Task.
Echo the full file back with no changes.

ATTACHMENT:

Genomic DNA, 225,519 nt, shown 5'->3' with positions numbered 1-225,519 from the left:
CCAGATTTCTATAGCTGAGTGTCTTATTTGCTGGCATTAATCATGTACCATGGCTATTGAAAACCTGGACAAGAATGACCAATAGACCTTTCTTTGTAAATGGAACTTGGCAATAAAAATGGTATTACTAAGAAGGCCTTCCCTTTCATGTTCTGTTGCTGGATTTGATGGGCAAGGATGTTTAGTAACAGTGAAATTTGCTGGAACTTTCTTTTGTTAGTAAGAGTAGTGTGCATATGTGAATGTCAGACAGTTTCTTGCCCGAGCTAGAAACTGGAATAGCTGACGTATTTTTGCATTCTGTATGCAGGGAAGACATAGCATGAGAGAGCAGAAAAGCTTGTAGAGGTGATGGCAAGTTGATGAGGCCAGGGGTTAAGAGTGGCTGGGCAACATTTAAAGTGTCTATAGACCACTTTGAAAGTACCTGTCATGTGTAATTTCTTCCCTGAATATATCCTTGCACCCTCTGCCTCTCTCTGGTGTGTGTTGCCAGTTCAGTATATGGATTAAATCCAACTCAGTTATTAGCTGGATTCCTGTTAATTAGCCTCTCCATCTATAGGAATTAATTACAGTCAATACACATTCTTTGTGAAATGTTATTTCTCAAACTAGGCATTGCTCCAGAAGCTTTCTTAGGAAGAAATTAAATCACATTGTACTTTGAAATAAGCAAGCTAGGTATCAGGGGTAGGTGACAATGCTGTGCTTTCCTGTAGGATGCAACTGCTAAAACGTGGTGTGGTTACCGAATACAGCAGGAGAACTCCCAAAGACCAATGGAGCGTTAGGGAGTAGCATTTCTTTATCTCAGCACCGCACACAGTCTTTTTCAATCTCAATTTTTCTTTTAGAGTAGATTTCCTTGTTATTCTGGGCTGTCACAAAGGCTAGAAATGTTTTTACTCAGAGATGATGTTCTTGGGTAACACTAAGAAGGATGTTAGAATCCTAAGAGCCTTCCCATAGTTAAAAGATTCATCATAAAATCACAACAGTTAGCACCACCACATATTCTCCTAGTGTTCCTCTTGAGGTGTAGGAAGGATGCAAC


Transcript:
Genomic DNA, 225,519 nt, shown 5'->3' with positions numbered 1-225,519 from the left:
CCAGATTTCTATAGCTGAGTGTCTTATTTGCTGGCATTAATCATGTACCATGGCTATTGAAAACCTGGACAAGAATGACCAATAGACCTTTCTTTGTAAATGGAACTTGGCAATAAAAATGGTATTACTAAGAAGGCCTTCCCTTTCATGTTCTGTTGCTGGATTTGATGGGCAAGGATGTTTAGTAACAGTGAAATTTGCTGGAACTTTCTTTTGTTAGTAAGAGTAGTGTGCATATGTGAATGTCAGACAGTTTCTTGCCCGAGCTAGAAACTGGAATAGCTGACGTATTTTTGCATTCTGTATGCAGGGAAGACATAGCATGAGAGAGCAGAAAAGCTTGTAGAGGTGATGGCAAGTTGATGAGGCCAGGGGTTAAGAGTGGCTGGGCAACATTTAAAGTGTCTATAGACCACTTTGAAAGTACCTGTCATGTGTAATTTCTTCCCTGAATATATCCTTGCACCCTCTGCCTCTCTCTGGTGTGTGTTGCCAGTTCAGTATATGGATTAAATCCAACTCAGTTATTAGCTGGATTCCTGTTAATTAGCCTCTCCATCTATAGGAATTAATTACAGTCAATACACATTCTTTGTGAAATGTTATTTCTCAAACTAGGCATTGCTCCAGAAGCTTTCTTAGGAAGAAATTAAATCACATTGTACTTTGAAATAAGCAAGCTAGGTATCAGGGGTAGGTGACAATGCTGTGCTTTCCTGTAGGATGCAACTGCTAAAACGTGGTGTGGTTACCGAATACAGCAGGAGAACTCCCAAAGACCAATGGAGCGTTAGGGAGTAGCATTTCTTTATCTCAGCACCGCACACAGTCTTTTTCAATCTCAATTTTTCTTTTAGAGTAGATTTCCTTGTTATTCTGGGCTGTCACAAAGGCTAGAAATGTTTTTACTCAGAGATGATGTTCTTGGGTAACACTAAGAAGGATGTTAGAATCCTAAGAGCCTTCCCATAGTTAAAAGATTCATCATAAAATCACAACAGTTAGCACCACCACATATTCTCCTAGTGTTCCTCTTGAGGTGTAGGAAGGATGCAAC